EPA Regulates Environmental Claims
In conjunction with the Design for Environment (DfE) Recognition for Disinfectants and Sanitizers pilot, the U.S. Environmental Protection Agency (EPA) launched the Limited Factual Claims of Environmental Preferability pilot program. This pilot program allows registrants to make certain limited factual claims of environmental preferability in conjunction with the promotion of disinfectants and sanitizers, including “dye or fragrance free” claims in addition to corporate commitment statements related to environmentally preferable activities. To date, the EPA has allowed eight products to make the dye or fragrance free claim, while four products have been allowed to include corporate commitment claims.
At an October 11 meeting, EPA and other representatives present, including ISSA, the Worldwide Cleaning Industry Association, finalized the criteria under which certain claims of biodegradability will now be allowed in regard to disinfectants and sanitizers. Claims of biodegradability were divided into two categories: 1) Claims of biodegradability in regard to all ingredients in the product; and 2) Claims of biodegradability that relate to only the surfactant(s) in the product. The following criteria were established for each type of claim of biodegradability:
“All Ingredients” Claim (i.e., “100% Biodegradable. All ingredients in this product are readily biodegradable in water.”)
Surfactant Class-Based Claim (“The surfactants contained in this product are biodegradable.”)
In addition, representatives present at the October 11 meeting discussed the possibility of allowing “no animal testing” claims in reference to disinfectants and/or sanitizers. Lastly, the possibility of “biobased content” claims was explored in the context of the USDA Biopreferred Program. No final decision was made in reference to these claims, but EPA officials indicated they would continue to explore the viability of allowing such claims in conjunction with disinfectants and sanitizers.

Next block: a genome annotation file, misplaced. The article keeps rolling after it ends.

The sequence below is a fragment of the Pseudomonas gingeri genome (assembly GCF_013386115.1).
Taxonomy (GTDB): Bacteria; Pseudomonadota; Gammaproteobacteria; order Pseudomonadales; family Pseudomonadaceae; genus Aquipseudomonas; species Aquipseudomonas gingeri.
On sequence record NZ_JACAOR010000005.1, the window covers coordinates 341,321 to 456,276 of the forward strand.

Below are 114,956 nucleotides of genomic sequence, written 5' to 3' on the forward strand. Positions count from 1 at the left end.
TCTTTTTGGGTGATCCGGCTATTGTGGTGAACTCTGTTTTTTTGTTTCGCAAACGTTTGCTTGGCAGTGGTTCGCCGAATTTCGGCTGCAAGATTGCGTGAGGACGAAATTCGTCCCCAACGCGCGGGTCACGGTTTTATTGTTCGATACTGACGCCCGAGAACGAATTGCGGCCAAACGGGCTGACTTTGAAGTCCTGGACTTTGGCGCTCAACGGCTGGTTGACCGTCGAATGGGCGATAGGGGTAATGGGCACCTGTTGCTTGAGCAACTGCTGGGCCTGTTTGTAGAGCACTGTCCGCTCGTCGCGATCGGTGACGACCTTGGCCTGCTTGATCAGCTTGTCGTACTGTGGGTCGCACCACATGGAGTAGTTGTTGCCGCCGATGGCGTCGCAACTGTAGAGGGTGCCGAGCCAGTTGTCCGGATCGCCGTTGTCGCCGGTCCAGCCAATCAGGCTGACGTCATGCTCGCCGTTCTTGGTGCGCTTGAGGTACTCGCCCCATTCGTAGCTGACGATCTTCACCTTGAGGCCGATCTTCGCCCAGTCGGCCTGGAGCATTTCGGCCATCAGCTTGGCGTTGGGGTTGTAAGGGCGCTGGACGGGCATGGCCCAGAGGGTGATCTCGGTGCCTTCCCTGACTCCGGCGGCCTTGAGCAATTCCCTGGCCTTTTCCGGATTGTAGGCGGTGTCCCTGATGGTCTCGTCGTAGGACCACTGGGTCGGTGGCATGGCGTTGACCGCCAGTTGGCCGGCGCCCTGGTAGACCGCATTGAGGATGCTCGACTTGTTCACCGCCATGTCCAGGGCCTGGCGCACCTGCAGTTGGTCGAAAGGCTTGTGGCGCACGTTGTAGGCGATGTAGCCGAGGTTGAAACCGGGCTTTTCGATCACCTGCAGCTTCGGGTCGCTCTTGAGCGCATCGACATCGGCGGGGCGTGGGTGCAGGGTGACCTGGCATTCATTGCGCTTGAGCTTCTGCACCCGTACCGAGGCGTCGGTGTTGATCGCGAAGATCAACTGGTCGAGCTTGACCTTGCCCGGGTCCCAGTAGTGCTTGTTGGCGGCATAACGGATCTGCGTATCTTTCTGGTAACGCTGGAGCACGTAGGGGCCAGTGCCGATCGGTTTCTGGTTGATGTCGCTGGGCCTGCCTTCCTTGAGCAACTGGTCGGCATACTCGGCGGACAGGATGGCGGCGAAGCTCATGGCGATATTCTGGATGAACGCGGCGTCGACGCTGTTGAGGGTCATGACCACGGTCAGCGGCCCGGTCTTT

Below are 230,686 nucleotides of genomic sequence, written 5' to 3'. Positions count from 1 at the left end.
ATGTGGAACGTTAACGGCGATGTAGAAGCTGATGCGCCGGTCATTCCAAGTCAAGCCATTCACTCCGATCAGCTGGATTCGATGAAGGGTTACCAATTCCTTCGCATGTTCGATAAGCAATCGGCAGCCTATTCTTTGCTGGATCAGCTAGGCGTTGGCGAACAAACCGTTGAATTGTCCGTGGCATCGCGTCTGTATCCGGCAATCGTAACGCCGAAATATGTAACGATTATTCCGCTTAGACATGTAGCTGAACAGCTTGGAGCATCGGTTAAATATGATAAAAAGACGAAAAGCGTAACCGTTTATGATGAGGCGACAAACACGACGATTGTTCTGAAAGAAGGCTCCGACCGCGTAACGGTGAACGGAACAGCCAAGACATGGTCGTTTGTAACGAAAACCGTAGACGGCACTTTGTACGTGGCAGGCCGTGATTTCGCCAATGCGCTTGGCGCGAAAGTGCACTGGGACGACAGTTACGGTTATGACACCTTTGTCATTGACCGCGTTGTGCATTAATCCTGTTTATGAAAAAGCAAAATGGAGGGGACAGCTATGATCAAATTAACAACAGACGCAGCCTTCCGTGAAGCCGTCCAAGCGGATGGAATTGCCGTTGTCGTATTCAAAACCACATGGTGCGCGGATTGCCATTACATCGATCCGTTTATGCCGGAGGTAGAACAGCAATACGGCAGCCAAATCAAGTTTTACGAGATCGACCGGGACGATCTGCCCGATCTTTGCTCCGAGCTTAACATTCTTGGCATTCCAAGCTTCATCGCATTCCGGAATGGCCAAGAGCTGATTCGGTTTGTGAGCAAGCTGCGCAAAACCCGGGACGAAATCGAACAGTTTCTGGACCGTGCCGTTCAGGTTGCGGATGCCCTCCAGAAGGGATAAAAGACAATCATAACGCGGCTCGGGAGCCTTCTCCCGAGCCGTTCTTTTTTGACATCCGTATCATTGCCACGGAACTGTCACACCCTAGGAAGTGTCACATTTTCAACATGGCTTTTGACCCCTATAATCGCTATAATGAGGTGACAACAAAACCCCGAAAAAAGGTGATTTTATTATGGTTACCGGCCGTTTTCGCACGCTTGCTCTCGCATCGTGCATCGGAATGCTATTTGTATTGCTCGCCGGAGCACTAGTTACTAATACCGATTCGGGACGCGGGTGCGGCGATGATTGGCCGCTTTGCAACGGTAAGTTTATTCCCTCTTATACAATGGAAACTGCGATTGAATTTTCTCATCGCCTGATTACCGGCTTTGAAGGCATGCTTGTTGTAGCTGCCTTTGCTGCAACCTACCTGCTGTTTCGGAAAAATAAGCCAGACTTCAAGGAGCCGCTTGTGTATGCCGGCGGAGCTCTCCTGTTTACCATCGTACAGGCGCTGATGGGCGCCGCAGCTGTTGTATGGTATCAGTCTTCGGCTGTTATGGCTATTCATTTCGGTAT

About EPA’s DfE
The EPA allows safer products to carry the Design for the Environment (DfE) label. This mark enables consumers to quickly identify and choose products that can help protect the environment and are safer for families.
When the DfE logo is present on a product it means that the DfE scientific review team has screened each ingredient for potential human health and environmental effects and that -- based on currently available information, EPA predictive models, and expert judgment -- the product contains only those ingredients that pose the least concern among chemicals in their class.
Product manufacturers that become DfE partners and earn the right to display the DfE logo on recognized products have invested heavily in research, development and reformulation to ensure that their ingredients and finished product line up on the green end of the health and environmental spectrum while maintaining or improving product performance.
EPA’s Design DfE program has allowed use of their logo on more than 2000 products. These products are formulated from the safest possible ingredients and have reduced the use of “chemicals of concern” by hundreds of millions of pounds, according to the EPA.